Between 1927 and 1934 he accompanied photographer Doris Ulmann on her rural explorations into the people of the Appalachian highlands, acting as driver and assistant. Niles appears in many of Ulmann's photos, especially those with dulcimer players and other musicians. Niles continued to collect music as they traveled.
After a stint as Music Director at the John C. Campbell School in Brasstown, North Carolina, Niles married Rena Lipetz in 1936 and returned to Kentucky, settling at Boot Hill Farm in rural Clark County, just east of Lexington. Here he launched his recording career with the compilations Early American Ballads (1938) and Early American Carols and Folksongs (1940) for RCA. By this time he had composed the songs "I Wonder As I Wander," "Black is the Color of My True Love's Hair," and "Jesus, Jesus, Rest Your Head." In the 1950s he turned his attention to art song and extended concert works, such as the oratorio Lamentation (1951) and the remarkable Niles-Merton Songs (1967-70) based on the poetry of Thomas Merton.
Niles called his instruments "dulcimers." He certainly had a lot of experience with the authentic Appalachian instrument by this name, but he took the concept in a fairly radical direction. As he did with the old songs he had collected, he took the essential idea of a dulcimer and turned it into an icon. I believe Niles thought of himself as a balladeer in the bardic tradition of Scots-English poetry. Certainly his repertoire has its roots quite consciously in the British Isles. His vocal style is rhythmically free and declamatory, with great emotional expression, especially as he employs his stratospheric falsetto. The instruments were used in a minimalist way, strumming the strings in a simple down- down-down-down... stroke, or in some cases in a single rolled stroke at certain moments for emphasis in an otherwise a cappella performance.
Niles performed with at least eight instruments that he built himself. This research project focuses on these instruments as objects, but in truth, they really cannot be separated from Niles the balladeer. The reality is that these objects are not particularly good musical instruments -- their ranges are quite limited, thay have relatively poor volume considering their size, and they are all clearly the work of a folk artist, not a luthier. But their musical function was secondary to their function as theatrical props. He rarely played melodic tunes on his large dulcimers. In all cases the real star of the show was Niles himself -- his voice and his expression.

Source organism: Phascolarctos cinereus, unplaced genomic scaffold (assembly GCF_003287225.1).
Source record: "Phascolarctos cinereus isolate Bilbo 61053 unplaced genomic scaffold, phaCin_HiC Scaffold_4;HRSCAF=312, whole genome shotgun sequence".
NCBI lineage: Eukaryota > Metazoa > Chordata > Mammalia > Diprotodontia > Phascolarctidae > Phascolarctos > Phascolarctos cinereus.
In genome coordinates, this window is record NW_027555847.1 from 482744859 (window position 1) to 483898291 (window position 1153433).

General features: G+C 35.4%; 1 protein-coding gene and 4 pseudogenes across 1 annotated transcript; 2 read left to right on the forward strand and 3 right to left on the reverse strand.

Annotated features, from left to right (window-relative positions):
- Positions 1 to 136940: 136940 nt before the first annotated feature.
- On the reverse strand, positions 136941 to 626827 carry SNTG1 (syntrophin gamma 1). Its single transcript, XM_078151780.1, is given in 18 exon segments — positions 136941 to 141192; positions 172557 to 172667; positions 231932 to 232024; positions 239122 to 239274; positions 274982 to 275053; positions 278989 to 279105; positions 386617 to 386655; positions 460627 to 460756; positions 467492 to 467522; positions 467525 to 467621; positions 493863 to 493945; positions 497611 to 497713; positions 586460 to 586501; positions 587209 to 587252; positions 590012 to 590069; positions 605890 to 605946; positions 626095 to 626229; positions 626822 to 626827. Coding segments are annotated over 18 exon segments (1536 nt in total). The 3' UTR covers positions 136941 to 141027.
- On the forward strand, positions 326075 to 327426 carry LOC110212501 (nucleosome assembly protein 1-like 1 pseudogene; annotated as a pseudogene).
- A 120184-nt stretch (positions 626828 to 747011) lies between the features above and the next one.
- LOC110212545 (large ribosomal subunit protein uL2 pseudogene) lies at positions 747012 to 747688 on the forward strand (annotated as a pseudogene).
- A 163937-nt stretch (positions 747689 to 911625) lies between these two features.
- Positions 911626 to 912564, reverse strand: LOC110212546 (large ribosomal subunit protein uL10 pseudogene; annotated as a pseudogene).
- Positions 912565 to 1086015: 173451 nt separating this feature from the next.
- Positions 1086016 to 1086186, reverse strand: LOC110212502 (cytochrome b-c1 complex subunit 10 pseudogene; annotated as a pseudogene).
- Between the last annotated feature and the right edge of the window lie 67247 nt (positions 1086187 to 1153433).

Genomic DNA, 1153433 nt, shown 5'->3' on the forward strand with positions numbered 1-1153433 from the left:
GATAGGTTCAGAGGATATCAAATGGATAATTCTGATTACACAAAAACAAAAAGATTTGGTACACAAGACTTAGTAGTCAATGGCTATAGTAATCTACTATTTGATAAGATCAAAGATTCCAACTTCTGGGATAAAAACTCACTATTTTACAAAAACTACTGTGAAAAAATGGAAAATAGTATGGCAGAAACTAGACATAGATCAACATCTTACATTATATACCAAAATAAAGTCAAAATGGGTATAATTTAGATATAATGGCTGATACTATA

Fortunately, Niles's experience as a photographer and his pentient for self promotion provides a wealth of photographic material from which to draw. The John Jacob Niles Photographic Collection, 1892-1980 at the University of Kentucky includes portraits by Doris Ulmann, Alfred Eisenstaedt, Eugene Meatyard and other notable photographers, as well as numerous self-portraits. What is clear from the photo archives is that Niles's performance practice on the instruments varied wildly according to the tune he was singing or the performance venue itself. He often embraced an instrument as we would a dying lover in a ballad lyric, sometimes strumming a note or two, sometimes not. Other times the same instrument could be played on the lap like a traditional dulcimer, but it might then creep up to a more vertical, guitarlike position (though with the left hand still above the fingerboard). At times, especially in later years, he would play with an instrument sitting on a table before him in dulcimer position.
Here are the Niles instruments I have found. All but instruments D and E are now in the collection of the Niles Center at the University of Kentucky. Instrument D was apparently destroyed at some point. I last saw instrument E in the possession of Niles's daughter at the concert in 1979. It's possible that she still has it.
The traditional hourglass shaped dulcimer with heart-shapes soundholes is not by niles, but was made to his specifications. It's a bit larger and deeper than most common dulcimers.